The Problem

Assigning processor affinity limits how many and which logical CPU cores an application can utilize. If you have multiple physical processors installed, then you can also control on which physical processor the application can utilize. Why is this important for my situation? Well, my friend’s awesome Dell laptop has a Intel Core i5 processor with four logical processors inside. When using Handbrake for video conversion, all four of the logical processors are maximized at 100%. This basically means that the physical processor itself is being worked full time for the duration of the conversion process. Because the CPU is being worked at 100% utilization until the video conversion is completed (which can take a while depending in your situation), this full workload causes the CPU temperature to rise. If you’re even remotely familiar with electronics, you will know that heat is generally the worst enemy for the innards of a computer system. As I explained this to my friend, he got really concerned. As you can see, I was in a dilemma. He needed the conversion process for a video file to be relatively fast yet he’s concerned about the heat issue. The only way to convert faster is to utilize all cores of his CPU. The higher and longer you utilize the CPU, the hotter it gets. The only solution I had was to make a slight compromise.

I’m writing this blog post on my Intel dual-core CPU laptop. Therefore, I only have two logical CPU cores as opposed to four cores on my friend’s laptop. As far as the procedure goes for setting the processor affinity though, it is identical. Because his CPU is so much more powerful, our results differ.

In order to be able to compare how adjusting processor affinity can help in our situation, I need to monitor my internal CPU temperature before and after the change. There are a couple of free Windows utilities that will allow us to monitor our internal CPU temperature using different sensors. Be mindful that these utilities may not 100% accurately relay back CPU temperature information! Two such utilities include both Speedfan and Core Temp. I chose the latter.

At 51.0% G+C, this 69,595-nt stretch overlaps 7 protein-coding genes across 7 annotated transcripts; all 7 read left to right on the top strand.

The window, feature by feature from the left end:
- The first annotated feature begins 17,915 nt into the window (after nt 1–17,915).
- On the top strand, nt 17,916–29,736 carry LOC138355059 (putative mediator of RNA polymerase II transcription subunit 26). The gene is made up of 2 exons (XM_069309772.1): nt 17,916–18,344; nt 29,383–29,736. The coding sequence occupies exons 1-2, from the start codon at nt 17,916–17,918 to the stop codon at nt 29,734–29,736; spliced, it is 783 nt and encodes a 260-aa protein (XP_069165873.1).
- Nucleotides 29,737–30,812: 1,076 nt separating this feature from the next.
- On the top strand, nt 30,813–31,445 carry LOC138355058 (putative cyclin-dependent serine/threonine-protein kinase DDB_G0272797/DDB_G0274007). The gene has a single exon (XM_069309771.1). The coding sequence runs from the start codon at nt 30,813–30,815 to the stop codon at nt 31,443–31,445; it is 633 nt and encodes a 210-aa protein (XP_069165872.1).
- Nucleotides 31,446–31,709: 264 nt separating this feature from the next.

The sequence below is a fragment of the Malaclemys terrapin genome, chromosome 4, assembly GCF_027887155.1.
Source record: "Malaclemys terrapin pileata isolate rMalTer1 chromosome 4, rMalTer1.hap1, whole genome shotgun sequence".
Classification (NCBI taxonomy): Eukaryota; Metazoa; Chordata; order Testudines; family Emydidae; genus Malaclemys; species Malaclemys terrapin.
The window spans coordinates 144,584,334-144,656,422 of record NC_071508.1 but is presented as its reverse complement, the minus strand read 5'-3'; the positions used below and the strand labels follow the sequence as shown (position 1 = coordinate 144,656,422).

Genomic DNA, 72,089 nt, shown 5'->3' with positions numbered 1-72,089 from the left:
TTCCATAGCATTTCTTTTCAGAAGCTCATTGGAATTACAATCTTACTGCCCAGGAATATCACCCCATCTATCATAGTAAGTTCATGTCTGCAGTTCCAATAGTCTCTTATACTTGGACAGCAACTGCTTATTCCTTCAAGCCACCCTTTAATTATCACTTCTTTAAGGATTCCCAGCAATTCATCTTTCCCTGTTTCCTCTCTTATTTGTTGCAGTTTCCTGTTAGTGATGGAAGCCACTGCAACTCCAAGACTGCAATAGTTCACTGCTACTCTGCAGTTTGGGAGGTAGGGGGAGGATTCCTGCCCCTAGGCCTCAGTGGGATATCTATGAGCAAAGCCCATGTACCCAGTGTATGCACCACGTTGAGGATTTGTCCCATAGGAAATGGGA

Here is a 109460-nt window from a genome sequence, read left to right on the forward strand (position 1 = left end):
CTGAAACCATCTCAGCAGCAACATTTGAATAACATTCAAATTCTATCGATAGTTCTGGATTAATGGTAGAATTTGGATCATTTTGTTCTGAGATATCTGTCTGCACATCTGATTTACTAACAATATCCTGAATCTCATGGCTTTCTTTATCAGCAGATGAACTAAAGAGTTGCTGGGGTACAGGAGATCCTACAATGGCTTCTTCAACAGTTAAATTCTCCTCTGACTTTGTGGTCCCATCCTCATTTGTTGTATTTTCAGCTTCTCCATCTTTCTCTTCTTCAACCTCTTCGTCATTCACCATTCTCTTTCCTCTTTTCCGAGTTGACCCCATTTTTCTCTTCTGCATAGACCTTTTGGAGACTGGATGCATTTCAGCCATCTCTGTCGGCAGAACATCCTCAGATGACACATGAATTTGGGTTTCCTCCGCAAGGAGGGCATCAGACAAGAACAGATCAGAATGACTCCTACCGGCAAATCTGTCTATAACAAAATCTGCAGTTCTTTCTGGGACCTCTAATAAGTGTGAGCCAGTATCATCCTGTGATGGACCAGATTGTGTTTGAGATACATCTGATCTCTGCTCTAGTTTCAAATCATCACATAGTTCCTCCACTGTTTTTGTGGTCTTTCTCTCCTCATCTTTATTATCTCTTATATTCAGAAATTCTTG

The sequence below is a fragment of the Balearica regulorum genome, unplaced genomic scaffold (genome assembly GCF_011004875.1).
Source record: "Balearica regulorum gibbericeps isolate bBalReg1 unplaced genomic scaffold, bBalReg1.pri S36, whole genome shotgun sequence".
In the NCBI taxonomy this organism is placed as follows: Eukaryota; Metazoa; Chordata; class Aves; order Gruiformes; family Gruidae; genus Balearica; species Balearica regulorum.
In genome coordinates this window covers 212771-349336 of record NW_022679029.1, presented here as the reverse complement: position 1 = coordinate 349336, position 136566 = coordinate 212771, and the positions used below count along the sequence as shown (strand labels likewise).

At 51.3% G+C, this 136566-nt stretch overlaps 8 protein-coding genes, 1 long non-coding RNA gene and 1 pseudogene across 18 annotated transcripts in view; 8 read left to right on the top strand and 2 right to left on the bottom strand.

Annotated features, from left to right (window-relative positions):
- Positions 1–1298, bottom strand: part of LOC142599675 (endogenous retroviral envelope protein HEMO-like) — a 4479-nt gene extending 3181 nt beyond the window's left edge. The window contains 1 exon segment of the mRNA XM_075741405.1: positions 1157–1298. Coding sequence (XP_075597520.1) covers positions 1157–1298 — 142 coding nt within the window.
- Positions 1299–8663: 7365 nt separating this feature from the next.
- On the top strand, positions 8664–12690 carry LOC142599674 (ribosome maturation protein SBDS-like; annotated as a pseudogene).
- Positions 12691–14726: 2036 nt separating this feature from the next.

You can download Speedfan from here and Core Temp from here.

OK so first I checked what my CPU idle temperature (all temperature readings are in Celsius format) was at prior to starting this simple experiment. My CPU hovered at around the low 40 degrees. Once I got this down, I then proceeded to perform the conversion on my laptop using both CPU cores. I allowed the conversion process to run  for about 7 minutes straight and then I took the temperature reading of both cores. You can see the results below. The first picture is of task manager showing that both my CPU cores were being utilized 100%. The second picture shows Core Temp with the temperature readings of both CPU cores after the 7 minutes was up.

Full Workload

Temperature Before

Setting Processor Affinity

Now I’m going to set the process affinity for the Handbrake conversion process so that it can only use CPU #0. First I have to head over to Task Manager. You can easily do this by pressing the keyboard combination of Ctrl+Shift+Esc. If you are using either Windows XP or Windows 7, head over to the Processes tab. If you are using the Windows 8 Release Preview like I am doing here, you have to head over to the Details tab instead.

Details Tab

Next I’ll have to select the actual process to set the affinity on. In my scenario, it is the HandBrakeCLI.exe process. Right-click on the process and select the Set Affinity option.

Set Affinity Option

Finally, in the Processor Affinity window, deselect the cores that you do not want the selected process to utilize. In my case, I will uncheck CPU #1.

Setting Processor Affinity

 The Results

Once I have the process configured, it was only a matter of restarting the conversion process. Below, you can see another Task Manager screenshot but this time around, you can clearly see that only one of the cores is being utilized to its maximum potential. The other core is just being idle.

Idle Core

After waiting for another 7 minutes or so, I took another shot of Core Temp and here are the resulting temperatures: